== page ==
svn commit: r214817 - head/sys/teken
arundel at freebsd.org
Fri Nov 5 09:38:44 UTC 2010
On Fri Nov 5 10, Mark Linimon wrote:
> On Fri, Nov 05, 2010 at 01:21:03AM +0000, Alexander Best wrote:
> > maybe, because nearly all PRs (most of them including patches) they
> > have submitted via GNATS in the past remain unnoticed and thus they've
> > gotten tired of reporting issues and submitting patches if nobody
> > seems to care? ;)
> We actually do better these days w/rt userland bugs (and some src
> bugs) than we were a few years ago. I'm always looking for suggestions
> on how we can get more committers interested in PRs (especially those
> with patches).
unfortunately this might come too late. in 2006 and 2007 apple e.g. submitted
quite some patches and tried contributing some work back to the freebsd
project. since most of their PR didn't trigger any attention at all, they
seem to have completely stopped sending in patches.
even if a higher response rate in connection with GNATS can be achieved, these
parties (GNU/kFreeBSD, apple, ...) and their "manpower" are probably lost
forever for the freebsd project. since their patches didn't trigger any
interest, it is very likely that they have no intentions anymore to contribute
any work back: reasonably.
expecially in the apple case that's a huge loss. personally i think any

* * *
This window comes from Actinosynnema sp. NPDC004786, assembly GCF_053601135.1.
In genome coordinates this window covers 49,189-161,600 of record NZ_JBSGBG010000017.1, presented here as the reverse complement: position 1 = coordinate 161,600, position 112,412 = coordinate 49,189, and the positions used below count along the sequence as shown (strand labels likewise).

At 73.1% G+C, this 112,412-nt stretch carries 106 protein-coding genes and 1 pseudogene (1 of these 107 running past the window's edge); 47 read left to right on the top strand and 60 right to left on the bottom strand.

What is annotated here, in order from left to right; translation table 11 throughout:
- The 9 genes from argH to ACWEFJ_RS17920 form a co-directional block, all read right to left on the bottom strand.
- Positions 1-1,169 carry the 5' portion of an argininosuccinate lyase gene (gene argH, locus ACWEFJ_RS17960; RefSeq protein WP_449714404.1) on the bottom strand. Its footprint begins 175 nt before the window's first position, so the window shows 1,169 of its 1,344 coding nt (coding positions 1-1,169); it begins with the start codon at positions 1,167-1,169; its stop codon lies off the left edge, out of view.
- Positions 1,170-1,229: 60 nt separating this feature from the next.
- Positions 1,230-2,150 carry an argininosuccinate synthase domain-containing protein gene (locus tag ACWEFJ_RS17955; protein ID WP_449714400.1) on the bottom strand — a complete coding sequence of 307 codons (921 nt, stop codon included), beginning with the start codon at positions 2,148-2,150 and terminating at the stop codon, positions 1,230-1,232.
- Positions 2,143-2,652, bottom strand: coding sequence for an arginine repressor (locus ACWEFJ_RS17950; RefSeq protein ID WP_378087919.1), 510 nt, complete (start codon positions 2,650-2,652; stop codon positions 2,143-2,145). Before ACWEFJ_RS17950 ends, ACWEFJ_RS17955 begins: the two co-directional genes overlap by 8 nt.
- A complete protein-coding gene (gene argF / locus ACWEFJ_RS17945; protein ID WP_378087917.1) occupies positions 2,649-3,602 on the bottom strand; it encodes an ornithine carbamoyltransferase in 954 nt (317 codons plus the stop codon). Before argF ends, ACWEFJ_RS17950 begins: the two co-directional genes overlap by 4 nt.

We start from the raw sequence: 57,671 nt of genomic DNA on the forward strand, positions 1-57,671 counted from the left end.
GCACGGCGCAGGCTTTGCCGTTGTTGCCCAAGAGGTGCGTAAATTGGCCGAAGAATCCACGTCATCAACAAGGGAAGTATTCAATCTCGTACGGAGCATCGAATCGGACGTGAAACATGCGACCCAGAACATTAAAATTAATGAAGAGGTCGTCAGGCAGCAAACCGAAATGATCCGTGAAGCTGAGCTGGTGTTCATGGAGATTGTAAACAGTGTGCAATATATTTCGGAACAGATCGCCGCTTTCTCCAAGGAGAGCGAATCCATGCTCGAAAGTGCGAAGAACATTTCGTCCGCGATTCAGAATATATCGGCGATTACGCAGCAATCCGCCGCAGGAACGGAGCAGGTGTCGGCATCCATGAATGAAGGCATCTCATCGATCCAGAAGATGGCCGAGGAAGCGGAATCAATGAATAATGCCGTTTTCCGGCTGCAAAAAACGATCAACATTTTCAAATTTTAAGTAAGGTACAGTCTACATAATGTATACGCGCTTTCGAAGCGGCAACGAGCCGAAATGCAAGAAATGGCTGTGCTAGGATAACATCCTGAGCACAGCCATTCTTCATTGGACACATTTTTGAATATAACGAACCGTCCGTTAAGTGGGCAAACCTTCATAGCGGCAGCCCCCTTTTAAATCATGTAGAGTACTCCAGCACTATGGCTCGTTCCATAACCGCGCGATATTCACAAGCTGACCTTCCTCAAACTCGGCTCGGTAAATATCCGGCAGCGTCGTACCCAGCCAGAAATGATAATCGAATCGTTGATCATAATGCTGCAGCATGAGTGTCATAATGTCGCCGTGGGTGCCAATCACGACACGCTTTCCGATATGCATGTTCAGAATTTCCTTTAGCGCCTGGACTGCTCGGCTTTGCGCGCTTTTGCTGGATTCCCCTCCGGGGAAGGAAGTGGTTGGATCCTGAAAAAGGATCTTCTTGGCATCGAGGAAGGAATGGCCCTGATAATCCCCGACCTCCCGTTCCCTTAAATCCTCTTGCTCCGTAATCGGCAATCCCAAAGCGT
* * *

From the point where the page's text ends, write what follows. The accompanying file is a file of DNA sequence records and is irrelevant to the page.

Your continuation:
contributions by such companies like apple need to have high priority. maybe
having a single committer who will interact with apple or other major
companies might even be a good idea. this doesn't mean that user contributions
aren't as valuable as contributions by companies, but the fact that certain
companies have quite a massive "manpower", the impact of ignoring their patches
is far more severe.
if a company wished to have their work pushed back into the freebsd tree this
seems to be quite a complex process. maybe 2 or 3 years ago nvidia requested
some VM changes for their closed source driver to work on freebsd amd64. they
decided to skip the PR databse and directly interacted with developers (i think
mostly alc@). so that kinda prooves that the PR databse is not suited very well
to get patches committed to freebsd; instead contacting with developers
directly seems to be far more successful.
but again (as mark pointed out many times) freebsd doesn't have a culture of
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